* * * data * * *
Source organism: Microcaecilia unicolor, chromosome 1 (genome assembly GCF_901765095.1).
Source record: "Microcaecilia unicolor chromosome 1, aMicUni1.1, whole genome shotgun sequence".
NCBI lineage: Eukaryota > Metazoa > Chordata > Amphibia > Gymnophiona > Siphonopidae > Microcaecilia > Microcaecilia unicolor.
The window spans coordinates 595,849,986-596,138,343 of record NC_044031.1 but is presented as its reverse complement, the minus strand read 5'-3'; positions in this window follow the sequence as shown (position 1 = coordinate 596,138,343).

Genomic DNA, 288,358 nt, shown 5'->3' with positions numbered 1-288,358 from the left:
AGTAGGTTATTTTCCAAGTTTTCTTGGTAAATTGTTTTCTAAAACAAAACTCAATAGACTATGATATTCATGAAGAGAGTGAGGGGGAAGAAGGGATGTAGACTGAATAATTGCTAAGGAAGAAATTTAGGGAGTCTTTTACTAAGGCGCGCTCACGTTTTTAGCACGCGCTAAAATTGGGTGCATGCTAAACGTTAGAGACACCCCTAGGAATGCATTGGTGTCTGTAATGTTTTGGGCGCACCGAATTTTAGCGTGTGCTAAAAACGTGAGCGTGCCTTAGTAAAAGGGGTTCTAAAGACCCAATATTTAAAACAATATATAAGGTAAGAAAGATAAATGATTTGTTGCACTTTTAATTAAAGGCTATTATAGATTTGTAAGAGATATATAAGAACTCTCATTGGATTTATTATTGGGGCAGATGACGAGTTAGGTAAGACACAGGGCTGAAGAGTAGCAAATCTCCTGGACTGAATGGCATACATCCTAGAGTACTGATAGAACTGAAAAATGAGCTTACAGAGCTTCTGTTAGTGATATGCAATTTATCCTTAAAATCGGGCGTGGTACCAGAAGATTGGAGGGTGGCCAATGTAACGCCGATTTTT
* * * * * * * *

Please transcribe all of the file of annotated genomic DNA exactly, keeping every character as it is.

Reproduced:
Source organism: Microcaecilia unicolor, chromosome 1 (genome assembly GCF_901765095.1).
Source record: "Microcaecilia unicolor chromosome 1, aMicUni1.1, whole genome shotgun sequence".
NCBI lineage: Eukaryota > Metazoa > Chordata > Amphibia > Gymnophiona > Siphonopidae > Microcaecilia > Microcaecilia unicolor.
The window spans coordinates 595,849,986-596,138,343 of record NC_044031.1 but is presented as its reverse complement, the minus strand read 5'-3'; positions in this window follow the sequence as shown (position 1 = coordinate 596,138,343).

Genomic DNA, 288,358 nt, shown 5'->3' with positions numbered 1-288,358 from the left:
AGTAGGTTATTTTCCAAGTTTTCTTGGTAAATTGTTTTCTAAAACAAAACTCAATAGACTATGATATTCATGAAGAGAGTGAGGGGGAAGAAGGGATGTAGACTGAATAATTGCTAAGGAAGAAATTTAGGGAGTCTTTTACTAAGGCGCGCTCACGTTTTTAGCACGCGCTAAAATTGGGTGCATGCTAAACGTTAGAGACACCCCTAGGAATGCATTGGTGTCTGTAATGTTTTGGGCGCACCGAATTTTAGCGTGTGCTAAAAACGTGAGCGTGCCTTAGTAAAAGGGGTTCTAAAGACCCAATATTTAAAACAATATATAAGGTAAGAAAGATAAATGATTTGTTGCACTTTTAATTAAAGGCTATTATAGATTTGTAAGAGATATATAAGAACTCTCATTGGATTTATTATTGGGGCAGATGACGAGTTAGGTAAGACACAGGGCTGAAGAGTAGCAAATCTCCTGGACTGAATGGCATACATCCTAGAGTACTGATAGAACTGAAAAATGAGCTTACAGAGCTTCTGTTAGTGATATGCAATTTATCCTTAAAATCGGGCGTGGTACCAGAAGATTGGAGGGTGGCCAATGTAACGCCGATTTTT